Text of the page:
Discovery may boost efforts to fight cancer
A NEW family of molecules that stop cancer cells covering themselves with sugar could prevent the spread of tumours, scientists have learned.
The same drugs might be able to control infectious bugs, which also need a sugar coating.
Many biological cells, including cancer cells and bacteria, use sugar particles to communicate with their environment and each other.
To form the complex chains and branched structures that decorate their surfaces, the cells have to join separate sugar building blocks together. For this they rely on enzymes called glycosyltransferases.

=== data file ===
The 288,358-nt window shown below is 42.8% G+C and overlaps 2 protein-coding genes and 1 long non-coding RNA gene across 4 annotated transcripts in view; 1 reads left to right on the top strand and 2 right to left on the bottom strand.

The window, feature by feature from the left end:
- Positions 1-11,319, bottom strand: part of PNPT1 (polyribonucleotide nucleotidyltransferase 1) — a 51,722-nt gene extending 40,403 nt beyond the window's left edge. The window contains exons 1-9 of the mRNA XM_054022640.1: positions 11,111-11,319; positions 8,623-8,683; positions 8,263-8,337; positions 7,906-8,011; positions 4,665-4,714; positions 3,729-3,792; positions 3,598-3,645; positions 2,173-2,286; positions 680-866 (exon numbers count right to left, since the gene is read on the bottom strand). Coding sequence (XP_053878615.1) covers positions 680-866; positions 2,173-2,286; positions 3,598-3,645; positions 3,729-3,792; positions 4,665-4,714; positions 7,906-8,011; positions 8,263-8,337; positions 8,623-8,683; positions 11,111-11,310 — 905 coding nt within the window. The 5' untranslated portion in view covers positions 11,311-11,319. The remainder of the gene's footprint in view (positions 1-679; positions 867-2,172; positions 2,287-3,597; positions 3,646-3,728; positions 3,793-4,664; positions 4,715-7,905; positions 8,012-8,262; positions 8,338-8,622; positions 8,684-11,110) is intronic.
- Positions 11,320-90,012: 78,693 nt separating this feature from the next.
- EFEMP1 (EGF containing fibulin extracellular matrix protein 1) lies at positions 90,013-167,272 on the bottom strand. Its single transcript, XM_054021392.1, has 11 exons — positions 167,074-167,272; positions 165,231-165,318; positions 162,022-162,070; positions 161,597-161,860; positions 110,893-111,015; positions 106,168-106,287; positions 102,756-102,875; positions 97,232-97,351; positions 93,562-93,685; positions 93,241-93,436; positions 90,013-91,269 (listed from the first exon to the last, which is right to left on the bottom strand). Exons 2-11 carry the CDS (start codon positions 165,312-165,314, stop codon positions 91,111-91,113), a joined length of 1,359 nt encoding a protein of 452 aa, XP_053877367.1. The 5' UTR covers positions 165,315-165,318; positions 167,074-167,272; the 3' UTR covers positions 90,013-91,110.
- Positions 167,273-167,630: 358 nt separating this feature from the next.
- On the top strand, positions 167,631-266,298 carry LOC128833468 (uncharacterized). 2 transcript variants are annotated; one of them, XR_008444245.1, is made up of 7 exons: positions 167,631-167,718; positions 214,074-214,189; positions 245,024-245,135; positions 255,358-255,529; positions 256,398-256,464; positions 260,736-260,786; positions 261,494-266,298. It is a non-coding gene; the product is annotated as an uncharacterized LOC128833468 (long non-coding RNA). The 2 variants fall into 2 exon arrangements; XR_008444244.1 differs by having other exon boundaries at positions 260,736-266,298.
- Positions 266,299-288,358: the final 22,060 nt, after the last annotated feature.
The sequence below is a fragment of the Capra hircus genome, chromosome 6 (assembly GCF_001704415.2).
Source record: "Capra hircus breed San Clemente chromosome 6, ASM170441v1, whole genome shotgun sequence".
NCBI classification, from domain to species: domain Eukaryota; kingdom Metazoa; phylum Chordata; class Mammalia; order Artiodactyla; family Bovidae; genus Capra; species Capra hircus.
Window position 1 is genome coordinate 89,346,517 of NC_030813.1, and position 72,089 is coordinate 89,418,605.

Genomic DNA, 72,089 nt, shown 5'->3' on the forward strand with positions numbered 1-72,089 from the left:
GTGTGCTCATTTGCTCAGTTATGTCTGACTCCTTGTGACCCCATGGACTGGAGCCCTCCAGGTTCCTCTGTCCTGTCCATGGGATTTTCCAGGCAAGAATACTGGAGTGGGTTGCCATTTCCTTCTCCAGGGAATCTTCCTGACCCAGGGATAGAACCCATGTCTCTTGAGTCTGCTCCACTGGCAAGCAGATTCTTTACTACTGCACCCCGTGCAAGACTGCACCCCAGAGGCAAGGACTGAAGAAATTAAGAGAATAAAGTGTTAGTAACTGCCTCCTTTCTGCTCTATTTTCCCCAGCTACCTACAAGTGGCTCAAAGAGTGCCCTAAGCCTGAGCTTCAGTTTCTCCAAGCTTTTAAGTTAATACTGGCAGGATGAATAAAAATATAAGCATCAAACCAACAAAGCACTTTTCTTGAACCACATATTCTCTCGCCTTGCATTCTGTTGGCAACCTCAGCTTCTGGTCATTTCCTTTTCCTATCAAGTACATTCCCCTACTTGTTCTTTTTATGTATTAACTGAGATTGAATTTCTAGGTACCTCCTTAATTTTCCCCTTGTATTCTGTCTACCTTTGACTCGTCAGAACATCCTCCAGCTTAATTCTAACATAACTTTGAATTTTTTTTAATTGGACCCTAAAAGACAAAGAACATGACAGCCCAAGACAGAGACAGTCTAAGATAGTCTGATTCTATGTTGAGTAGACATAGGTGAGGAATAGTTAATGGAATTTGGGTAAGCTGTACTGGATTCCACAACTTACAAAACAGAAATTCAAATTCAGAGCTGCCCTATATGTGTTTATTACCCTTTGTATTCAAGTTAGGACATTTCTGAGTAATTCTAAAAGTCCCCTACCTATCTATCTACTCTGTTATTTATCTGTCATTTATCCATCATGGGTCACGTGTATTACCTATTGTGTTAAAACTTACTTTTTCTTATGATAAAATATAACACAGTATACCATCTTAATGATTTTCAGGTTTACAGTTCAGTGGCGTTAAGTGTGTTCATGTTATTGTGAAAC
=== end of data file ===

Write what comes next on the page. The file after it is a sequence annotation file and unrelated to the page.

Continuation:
The new molecules, known as synthetic UDP-galactose derivatives, are shaped in such a way that they block these enzymes and stop the sugar structures forming. Scientists believe they have the potential to disrupt harmful processes such as cancer metastasis -- or spread -- and bacterial infection.
Lead researcher Dr Gerd Wagner, from the University of East Anglia, said: "This exciting discovery has considerable therapeutic potential in cancer, inflammation and infection.
The findings are reported today in the journal 'Nature Chemical Biology'.